It was not a shining moment of friendship or emotional maturity on my part. I went from being long-suffering to not being at all. I know that my sudden abandonment hurt her and I regret that. In fact, I know because she told me so at the wedding of a mutual friend a few years ago. It was such a dramatic moment for me that I am convinced I had a dream about it before it happened and I could scarcely sleep the night after. But even then, I didn't fully recognize my own shabby role. My response to her was a non-committal, "it goes both ways."

I hope that by now the universe has offset my bad behavior and that we're better friends to others than we were to each other.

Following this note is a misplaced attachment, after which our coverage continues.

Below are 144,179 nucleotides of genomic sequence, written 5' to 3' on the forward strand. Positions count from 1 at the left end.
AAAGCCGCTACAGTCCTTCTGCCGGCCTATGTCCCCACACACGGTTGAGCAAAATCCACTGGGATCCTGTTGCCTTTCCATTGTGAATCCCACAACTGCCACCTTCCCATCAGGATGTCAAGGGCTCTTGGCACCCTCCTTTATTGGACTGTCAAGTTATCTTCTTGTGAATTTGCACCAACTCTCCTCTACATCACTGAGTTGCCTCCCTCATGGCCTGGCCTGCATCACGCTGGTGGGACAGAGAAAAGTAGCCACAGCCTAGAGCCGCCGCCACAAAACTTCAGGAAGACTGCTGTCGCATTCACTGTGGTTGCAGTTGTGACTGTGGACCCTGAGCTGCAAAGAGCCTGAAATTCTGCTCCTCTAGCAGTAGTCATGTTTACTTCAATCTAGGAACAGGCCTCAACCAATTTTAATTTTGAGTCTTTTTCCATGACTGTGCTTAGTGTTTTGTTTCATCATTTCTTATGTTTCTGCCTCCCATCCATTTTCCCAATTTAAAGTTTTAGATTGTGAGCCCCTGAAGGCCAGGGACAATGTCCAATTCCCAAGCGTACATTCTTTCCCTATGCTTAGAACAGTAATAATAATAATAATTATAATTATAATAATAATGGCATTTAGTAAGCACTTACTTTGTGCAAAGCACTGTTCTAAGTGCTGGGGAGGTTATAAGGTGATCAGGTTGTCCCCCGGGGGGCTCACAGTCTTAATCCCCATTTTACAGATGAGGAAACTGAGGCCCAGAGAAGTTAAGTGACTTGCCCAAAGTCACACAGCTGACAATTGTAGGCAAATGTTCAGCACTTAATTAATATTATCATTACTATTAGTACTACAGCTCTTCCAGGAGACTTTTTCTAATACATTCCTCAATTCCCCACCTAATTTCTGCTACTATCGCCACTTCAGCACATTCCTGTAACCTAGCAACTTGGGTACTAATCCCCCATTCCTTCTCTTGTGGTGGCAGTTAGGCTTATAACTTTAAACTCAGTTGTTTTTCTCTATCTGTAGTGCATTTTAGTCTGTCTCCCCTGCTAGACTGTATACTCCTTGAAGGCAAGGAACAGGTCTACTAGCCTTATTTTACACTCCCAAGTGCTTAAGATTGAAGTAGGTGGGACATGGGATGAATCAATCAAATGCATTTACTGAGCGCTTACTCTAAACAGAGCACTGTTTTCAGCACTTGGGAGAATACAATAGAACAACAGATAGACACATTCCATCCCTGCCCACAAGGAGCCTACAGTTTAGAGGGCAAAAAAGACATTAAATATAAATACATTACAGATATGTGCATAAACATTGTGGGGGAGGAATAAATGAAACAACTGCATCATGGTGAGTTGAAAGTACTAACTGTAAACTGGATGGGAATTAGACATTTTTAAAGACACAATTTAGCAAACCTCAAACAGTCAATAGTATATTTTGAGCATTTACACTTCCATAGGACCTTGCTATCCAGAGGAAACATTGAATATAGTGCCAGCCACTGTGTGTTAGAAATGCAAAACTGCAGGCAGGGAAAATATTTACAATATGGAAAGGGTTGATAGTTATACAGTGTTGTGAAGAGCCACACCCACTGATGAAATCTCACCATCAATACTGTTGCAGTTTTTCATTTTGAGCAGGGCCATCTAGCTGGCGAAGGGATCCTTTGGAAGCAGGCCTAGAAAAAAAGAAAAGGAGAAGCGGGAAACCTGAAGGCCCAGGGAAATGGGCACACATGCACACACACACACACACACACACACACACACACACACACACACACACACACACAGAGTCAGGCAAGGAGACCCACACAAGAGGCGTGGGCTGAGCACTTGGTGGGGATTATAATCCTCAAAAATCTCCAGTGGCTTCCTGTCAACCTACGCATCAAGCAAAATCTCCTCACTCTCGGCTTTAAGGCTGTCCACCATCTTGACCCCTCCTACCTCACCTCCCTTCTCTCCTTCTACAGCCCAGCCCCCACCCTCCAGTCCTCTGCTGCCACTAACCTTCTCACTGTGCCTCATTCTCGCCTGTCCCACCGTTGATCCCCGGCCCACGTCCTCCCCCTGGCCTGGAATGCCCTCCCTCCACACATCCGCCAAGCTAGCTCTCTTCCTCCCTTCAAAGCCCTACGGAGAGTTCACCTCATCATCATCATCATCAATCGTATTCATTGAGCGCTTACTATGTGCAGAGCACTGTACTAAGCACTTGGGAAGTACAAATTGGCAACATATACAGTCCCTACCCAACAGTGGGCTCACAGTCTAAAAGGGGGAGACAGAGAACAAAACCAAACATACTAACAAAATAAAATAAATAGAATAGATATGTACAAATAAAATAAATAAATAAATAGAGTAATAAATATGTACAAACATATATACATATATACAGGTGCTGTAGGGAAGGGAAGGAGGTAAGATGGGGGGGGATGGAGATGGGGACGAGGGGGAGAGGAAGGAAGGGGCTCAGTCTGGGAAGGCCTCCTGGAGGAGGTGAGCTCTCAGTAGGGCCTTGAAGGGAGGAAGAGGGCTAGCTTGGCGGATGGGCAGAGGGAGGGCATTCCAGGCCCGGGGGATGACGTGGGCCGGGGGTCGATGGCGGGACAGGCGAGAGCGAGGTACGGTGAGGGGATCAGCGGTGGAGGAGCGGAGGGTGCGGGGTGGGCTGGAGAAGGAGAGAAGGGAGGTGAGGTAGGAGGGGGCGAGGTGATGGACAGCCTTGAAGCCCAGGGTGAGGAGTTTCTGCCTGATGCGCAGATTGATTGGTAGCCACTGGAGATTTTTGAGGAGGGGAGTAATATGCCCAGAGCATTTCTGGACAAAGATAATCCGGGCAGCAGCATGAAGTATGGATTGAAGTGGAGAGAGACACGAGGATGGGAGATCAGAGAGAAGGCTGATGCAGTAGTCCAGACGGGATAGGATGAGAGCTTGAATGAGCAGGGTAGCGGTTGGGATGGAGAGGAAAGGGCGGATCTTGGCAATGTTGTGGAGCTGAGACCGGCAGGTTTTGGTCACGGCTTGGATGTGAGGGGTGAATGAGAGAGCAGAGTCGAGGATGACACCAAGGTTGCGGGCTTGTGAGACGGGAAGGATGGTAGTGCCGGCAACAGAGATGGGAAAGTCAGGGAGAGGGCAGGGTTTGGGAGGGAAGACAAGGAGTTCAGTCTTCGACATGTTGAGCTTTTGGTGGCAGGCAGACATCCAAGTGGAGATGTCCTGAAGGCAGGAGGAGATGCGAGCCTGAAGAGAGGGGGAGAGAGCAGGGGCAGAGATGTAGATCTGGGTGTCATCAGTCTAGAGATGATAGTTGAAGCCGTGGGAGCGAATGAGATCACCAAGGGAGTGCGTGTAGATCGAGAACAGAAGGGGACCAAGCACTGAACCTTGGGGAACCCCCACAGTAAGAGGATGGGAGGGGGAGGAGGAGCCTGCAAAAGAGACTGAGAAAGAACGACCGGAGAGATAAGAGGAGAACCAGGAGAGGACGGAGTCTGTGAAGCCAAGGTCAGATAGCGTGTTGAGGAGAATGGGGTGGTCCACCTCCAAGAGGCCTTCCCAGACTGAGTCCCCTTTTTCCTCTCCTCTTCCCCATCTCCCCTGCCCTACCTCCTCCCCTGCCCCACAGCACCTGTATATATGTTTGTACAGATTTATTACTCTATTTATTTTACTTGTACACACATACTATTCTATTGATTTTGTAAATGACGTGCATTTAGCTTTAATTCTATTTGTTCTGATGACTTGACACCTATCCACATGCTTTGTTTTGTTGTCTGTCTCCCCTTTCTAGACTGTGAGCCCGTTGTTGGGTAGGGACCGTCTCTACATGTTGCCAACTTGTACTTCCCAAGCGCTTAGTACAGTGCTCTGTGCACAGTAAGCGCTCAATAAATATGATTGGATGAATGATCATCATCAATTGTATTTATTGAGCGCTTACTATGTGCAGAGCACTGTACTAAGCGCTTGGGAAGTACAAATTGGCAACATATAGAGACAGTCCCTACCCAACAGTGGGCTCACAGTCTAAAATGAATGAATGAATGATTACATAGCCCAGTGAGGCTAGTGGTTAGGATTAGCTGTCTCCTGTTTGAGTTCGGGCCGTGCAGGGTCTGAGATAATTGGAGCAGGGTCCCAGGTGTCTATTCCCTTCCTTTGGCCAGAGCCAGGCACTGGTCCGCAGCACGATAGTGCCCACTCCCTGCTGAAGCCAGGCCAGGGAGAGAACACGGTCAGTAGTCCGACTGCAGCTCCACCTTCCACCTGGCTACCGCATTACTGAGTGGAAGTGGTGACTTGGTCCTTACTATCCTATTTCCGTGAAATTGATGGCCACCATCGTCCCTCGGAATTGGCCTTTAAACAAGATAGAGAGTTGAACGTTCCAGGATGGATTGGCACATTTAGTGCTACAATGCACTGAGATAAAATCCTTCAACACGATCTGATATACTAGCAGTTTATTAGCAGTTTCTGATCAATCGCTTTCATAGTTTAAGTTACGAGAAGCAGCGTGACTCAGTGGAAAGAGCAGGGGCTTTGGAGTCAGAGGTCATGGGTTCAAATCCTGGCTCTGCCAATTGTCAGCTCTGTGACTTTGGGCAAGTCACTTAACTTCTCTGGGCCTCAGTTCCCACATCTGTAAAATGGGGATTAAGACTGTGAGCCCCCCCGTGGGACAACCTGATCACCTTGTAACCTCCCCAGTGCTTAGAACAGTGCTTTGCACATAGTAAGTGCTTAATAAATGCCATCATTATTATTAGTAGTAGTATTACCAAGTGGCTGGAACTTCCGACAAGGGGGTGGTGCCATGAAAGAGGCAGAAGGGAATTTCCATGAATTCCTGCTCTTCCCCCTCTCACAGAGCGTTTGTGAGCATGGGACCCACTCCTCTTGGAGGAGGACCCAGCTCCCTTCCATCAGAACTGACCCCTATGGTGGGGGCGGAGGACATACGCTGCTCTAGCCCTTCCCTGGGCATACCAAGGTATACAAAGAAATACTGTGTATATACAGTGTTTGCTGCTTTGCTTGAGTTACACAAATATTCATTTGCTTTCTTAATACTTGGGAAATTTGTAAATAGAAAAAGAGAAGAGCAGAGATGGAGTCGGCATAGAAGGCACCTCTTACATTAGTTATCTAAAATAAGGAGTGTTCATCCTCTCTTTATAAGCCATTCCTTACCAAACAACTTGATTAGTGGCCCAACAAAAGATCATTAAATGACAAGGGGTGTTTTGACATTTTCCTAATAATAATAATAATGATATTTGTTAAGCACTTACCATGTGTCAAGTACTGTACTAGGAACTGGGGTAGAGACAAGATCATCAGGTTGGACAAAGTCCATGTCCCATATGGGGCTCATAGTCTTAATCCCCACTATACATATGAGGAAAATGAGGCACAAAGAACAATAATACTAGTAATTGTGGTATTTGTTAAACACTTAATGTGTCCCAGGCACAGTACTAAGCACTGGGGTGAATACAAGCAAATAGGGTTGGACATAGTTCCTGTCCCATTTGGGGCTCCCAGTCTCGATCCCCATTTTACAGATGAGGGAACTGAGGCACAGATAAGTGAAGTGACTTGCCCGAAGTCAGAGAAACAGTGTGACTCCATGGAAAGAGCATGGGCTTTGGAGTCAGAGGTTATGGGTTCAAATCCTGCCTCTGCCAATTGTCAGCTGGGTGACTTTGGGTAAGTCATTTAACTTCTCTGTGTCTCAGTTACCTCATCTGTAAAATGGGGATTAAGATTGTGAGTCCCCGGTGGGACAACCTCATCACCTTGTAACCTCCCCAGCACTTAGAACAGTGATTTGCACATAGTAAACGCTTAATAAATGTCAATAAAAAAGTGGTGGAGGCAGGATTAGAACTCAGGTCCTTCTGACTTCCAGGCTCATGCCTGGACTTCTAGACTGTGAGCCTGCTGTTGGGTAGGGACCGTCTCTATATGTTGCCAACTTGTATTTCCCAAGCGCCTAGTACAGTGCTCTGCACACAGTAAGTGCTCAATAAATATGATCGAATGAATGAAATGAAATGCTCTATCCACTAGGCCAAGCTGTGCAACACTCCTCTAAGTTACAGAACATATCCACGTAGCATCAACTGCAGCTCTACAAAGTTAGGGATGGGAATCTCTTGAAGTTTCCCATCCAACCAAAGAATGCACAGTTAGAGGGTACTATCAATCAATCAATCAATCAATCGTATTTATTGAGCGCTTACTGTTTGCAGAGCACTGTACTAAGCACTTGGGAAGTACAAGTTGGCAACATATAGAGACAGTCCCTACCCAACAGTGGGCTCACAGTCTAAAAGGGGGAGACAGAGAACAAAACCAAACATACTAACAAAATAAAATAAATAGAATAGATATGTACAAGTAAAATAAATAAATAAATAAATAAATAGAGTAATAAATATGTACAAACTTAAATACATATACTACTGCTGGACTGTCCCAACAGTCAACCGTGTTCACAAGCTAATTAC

Tuesday, December 08, 2009


I found this [profound, genius; sorry I can't avoid adjectives under the circumstances even though I know good writing need not lean on them] three line poem when I was in high school, before it could really mean anything to me, before I had lost or gained much of anything. I loved this poem then as a series of words that amounted to beauty. Now I love it as the brutal, plain truth. I came across one of the "prayer cards" from Eva's service, on which we'd printed this poem. I hate how those cards turned out. They are so plain, so artless. She deserved better and so did Merwin. But of course, nothing is enough of anything when it comes to her. And she is everything when it comes to me.


by W. S. Merwin

Your absence has gone through me
Like thread through a needle.
Everything I do is stitched with its color.

Friday, December 04, 2009

Faith and Reciprocity